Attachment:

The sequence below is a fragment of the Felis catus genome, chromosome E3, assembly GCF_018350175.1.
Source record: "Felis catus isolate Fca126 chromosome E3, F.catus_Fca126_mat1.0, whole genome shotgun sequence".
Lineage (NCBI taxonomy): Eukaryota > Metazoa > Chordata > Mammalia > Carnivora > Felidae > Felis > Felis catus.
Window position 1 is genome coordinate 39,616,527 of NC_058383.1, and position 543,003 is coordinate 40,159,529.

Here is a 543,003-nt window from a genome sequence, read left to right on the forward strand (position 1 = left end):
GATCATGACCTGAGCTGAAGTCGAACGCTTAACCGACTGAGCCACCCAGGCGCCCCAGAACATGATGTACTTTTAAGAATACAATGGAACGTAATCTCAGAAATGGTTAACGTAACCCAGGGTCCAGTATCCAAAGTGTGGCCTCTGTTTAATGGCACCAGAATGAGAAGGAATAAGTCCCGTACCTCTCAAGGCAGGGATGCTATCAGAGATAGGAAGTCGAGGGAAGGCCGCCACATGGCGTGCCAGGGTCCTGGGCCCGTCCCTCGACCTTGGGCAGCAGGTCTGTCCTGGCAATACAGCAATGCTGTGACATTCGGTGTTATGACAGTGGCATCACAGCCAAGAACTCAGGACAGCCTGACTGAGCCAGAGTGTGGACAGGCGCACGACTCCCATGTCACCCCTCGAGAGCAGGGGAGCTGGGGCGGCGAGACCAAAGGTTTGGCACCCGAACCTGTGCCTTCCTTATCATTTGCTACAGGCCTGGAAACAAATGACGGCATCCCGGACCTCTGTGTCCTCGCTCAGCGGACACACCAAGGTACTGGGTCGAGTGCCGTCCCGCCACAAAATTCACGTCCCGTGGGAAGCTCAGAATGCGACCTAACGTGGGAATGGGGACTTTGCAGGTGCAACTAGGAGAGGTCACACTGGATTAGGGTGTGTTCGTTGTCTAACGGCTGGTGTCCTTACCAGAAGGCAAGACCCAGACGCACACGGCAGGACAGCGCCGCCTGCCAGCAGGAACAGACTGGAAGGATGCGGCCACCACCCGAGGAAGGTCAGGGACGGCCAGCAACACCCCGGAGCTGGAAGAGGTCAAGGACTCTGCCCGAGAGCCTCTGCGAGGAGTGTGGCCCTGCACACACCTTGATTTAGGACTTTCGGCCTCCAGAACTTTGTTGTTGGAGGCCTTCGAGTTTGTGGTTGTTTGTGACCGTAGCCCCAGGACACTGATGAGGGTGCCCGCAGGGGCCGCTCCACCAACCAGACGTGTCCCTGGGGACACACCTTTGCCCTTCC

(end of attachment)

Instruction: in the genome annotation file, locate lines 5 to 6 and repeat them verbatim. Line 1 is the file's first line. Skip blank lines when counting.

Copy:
Here is a 543,003-nt window from a genome sequence, read left to right on the forward strand (position 1 = left end):
GATCATGACCTGAGCTGAAGTCGAACGCTTAACCGACTGAGCCACCCAGGCGCCCCAGAACATGATGTACTTTTAAGAATACAATGGAACGTAATCTCAGAAATGGTTAACGTAACCCAGGGTCCAGTATCCAAAGTGTGGCCTCTGTTTAATGGCACCAGAATGAGAAGGAATAAGTCCCGTACCTCTCAAGGCAGGGATGCTATCAGAGATAGGAAGTCGAGGGAAGGCCGCCACATGGCGTGCCAGGGTCCTGGGCCCGTCCCTCGACCTTGGGCAGCAGGTCTGTCCTGGCAATACAGCAATGCTGTGACATTCGGTGTTATGACAGTGGCATCACAGCCAAGAACTCAGGACAGCCTGACTGAGCCAGAGTGTGGACAGGCGCACGACTCCCATGTCACCCCTCGAGAGCAGGGGAGCTGGGGCGGCGAGACCAAAGGTTTGGCACCCGAACCTGTGCCTTCCTTATCATTTGCTACAGGCCTGGAAACAAATGACGGCATCCCGGACCTCTGTGTCCTCGCTCAGCGGACACACCAAGGTACTGGGTCGAGTGCCGTCCCGCCACAAAATTCACGTCCCGTGGGAAGCTCAGAATGCGACCTAACGTGGGAATGGGGACTTTGCAGGTGCAACTAGGAGAGGTCACACTGGATTAGGGTGTGTTCGTTGTCTAACGGCTGGTGTCCTTACCAGAAGGCAAGACCCAGACGCACACGGCAGGACAGCGCCGCCTGCCAGCAGGAACAGACTGGAAGGATGCGGCCACCACCCGAGGAAGGTCAGGGACGGCCAGCAACACCCCGGAGCTGGAAGAGGTCAAGGACTCTGCCCGAGAGCCTCTGCGAGGAGTGTGGCCCTGCACACACCTTGATTTAGGACTTTCGGCCTCCAGAACTTTGTTGTTGGAGGCCTTCGAGTTTGTGGTTGTTTGTGACCGTAGCCCCAGGACACTGATGAGGGTGCCCGCAGGGGCCGCTCCACCAACCAGACGTGTCCCTGGGGACACACCTTTGCCCTTCC